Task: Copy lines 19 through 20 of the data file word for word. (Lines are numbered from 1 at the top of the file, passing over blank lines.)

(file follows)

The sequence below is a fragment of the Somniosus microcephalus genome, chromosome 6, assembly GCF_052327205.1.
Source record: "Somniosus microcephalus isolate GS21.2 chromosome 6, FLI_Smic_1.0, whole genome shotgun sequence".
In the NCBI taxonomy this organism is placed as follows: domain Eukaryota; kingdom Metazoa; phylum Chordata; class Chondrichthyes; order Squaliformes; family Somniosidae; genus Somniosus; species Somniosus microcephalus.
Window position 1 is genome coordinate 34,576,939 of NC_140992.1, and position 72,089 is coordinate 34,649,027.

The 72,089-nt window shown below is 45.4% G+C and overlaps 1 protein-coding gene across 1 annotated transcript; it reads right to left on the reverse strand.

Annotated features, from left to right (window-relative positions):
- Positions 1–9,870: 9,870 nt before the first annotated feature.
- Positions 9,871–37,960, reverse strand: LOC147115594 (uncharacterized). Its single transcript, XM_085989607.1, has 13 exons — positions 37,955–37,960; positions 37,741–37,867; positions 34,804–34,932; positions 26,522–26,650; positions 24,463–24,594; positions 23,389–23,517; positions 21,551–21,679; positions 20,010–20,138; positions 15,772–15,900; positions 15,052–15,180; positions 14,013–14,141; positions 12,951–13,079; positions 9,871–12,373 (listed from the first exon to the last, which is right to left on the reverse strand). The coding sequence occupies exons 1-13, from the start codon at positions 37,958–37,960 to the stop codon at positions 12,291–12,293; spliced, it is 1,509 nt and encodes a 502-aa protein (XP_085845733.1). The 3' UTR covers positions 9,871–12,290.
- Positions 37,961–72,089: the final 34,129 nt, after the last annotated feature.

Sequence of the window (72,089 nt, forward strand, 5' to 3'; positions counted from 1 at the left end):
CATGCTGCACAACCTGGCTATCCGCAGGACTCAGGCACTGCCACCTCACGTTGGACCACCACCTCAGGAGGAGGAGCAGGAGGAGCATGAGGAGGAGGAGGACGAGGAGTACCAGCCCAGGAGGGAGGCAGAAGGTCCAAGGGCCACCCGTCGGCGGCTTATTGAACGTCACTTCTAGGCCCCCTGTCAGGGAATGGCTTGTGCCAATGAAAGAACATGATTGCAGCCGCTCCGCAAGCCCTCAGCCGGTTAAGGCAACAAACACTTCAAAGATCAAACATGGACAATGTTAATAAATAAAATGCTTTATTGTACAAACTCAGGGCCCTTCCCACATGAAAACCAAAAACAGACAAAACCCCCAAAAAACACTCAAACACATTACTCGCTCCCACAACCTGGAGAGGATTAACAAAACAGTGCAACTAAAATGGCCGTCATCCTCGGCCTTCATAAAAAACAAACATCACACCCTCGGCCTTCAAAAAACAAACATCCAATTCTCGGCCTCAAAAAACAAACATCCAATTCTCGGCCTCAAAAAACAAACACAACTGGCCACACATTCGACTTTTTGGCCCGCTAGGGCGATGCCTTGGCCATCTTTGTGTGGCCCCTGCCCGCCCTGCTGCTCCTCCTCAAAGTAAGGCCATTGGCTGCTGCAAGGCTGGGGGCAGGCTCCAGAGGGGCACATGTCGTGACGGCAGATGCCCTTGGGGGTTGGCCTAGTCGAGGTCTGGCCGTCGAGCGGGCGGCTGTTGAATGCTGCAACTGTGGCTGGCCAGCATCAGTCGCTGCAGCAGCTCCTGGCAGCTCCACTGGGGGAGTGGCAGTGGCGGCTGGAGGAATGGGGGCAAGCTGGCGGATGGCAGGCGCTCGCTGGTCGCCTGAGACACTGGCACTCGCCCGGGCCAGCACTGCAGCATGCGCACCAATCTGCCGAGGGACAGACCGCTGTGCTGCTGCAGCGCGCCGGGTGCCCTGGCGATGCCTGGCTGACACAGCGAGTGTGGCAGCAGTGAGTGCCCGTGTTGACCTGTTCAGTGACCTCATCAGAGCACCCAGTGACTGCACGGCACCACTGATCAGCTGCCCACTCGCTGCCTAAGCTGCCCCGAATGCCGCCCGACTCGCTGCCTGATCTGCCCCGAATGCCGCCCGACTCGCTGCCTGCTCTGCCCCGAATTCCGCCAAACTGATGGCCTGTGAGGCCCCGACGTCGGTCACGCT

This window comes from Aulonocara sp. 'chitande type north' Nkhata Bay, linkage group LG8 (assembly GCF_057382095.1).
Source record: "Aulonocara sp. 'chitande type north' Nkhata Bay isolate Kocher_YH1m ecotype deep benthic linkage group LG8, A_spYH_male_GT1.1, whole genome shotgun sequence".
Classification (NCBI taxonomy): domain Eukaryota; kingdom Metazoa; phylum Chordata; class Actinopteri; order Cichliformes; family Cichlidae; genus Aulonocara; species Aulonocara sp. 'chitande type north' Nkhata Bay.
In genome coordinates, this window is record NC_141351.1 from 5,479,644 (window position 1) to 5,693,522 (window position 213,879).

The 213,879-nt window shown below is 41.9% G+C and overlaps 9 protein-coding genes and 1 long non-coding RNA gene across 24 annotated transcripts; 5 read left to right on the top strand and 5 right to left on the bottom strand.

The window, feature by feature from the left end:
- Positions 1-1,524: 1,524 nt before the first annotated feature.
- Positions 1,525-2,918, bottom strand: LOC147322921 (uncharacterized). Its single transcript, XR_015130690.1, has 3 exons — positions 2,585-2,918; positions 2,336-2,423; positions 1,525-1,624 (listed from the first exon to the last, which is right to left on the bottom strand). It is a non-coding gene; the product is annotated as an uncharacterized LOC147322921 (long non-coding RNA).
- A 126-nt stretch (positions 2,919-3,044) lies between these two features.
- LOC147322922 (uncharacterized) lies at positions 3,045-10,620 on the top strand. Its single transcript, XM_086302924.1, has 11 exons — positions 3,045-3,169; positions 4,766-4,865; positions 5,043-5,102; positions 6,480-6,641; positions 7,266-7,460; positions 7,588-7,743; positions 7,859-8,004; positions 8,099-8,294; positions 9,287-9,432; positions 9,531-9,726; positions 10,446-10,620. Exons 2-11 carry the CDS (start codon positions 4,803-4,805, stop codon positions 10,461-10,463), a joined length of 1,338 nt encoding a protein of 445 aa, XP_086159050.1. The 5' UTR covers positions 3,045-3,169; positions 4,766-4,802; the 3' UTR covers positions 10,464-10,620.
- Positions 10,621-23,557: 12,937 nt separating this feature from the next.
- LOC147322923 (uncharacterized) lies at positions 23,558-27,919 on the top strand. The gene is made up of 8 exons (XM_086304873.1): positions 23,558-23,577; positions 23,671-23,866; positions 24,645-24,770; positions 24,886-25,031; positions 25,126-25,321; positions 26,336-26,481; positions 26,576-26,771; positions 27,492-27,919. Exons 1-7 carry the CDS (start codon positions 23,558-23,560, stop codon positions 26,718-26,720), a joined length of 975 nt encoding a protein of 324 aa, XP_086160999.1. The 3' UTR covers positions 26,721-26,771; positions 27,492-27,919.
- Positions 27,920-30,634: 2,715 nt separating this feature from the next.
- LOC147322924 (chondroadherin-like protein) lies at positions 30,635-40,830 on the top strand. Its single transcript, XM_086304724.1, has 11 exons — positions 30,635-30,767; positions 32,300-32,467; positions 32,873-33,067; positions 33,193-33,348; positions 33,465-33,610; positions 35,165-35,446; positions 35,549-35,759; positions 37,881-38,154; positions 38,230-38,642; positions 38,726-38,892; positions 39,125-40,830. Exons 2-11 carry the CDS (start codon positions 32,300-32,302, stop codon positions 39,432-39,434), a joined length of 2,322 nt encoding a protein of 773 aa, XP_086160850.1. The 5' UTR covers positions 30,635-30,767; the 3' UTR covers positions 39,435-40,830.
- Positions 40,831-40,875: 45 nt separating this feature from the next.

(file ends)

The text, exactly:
- Positions 1,525-2,918, bottom strand: LOC147322921 (uncharacterized). Its single transcript, XR_015130690.1, has 3 exons — positions 2,585-2,918; positions 2,336-2,423; positions 1,525-1,624 (listed from the first exon to the last, which is right to left on the bottom strand). It is a non-coding gene; the product is annotated as an uncharacterized LOC147322921 (long non-coding RNA).
- A 126-nt stretch (positions 2,919-3,044) lies between these two features.